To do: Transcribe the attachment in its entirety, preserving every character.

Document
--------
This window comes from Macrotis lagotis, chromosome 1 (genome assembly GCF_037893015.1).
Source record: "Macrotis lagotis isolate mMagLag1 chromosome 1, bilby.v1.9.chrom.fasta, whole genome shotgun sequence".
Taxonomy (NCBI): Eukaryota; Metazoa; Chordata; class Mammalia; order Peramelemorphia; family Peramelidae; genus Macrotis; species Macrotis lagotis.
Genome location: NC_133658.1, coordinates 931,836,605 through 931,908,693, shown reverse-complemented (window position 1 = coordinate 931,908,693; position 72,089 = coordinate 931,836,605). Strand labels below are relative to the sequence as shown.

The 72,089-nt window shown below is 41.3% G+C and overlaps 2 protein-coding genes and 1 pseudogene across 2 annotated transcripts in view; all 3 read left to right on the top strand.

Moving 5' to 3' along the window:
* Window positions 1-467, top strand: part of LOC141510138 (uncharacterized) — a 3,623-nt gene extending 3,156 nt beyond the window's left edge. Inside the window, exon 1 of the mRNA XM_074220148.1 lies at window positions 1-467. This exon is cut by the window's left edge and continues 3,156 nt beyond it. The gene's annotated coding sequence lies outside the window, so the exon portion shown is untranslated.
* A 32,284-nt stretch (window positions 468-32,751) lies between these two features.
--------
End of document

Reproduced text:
This window comes from Macrotis lagotis, chromosome 1 (genome assembly GCF_037893015.1).
Source record: "Macrotis lagotis isolate mMagLag1 chromosome 1, bilby.v1.9.chrom.fasta, whole genome shotgun sequence".
Taxonomy (NCBI): Eukaryota; Metazoa; Chordata; class Mammalia; order Peramelemorphia; family Peramelidae; genus Macrotis; species Macrotis lagotis.
Genome location: NC_133658.1, coordinates 931,836,605 through 931,908,693, shown reverse-complemented (window position 1 = coordinate 931,908,693; position 72,089 = coordinate 931,836,605). Strand labels below are relative to the sequence as shown.

The 72,089-nt window shown below is 41.3% G+C and overlaps 2 protein-coding genes and 1 pseudogene across 2 annotated transcripts in view; all 3 read left to right on the top strand.

Moving 5' to 3' along the window:
* Window positions 1-467, top strand: part of LOC141510138 (uncharacterized) — a 3,623-nt gene extending 3,156 nt beyond the window's left edge. Inside the window, exon 1 of the mRNA XM_074220148.1 lies at window positions 1-467. This exon is cut by the window's left edge and continues 3,156 nt beyond it. The gene's annotated coding sequence lies outside the window, so the exon portion shown is untranslated.
* A 32,284-nt stretch (window positions 468-32,751) lies between these two features.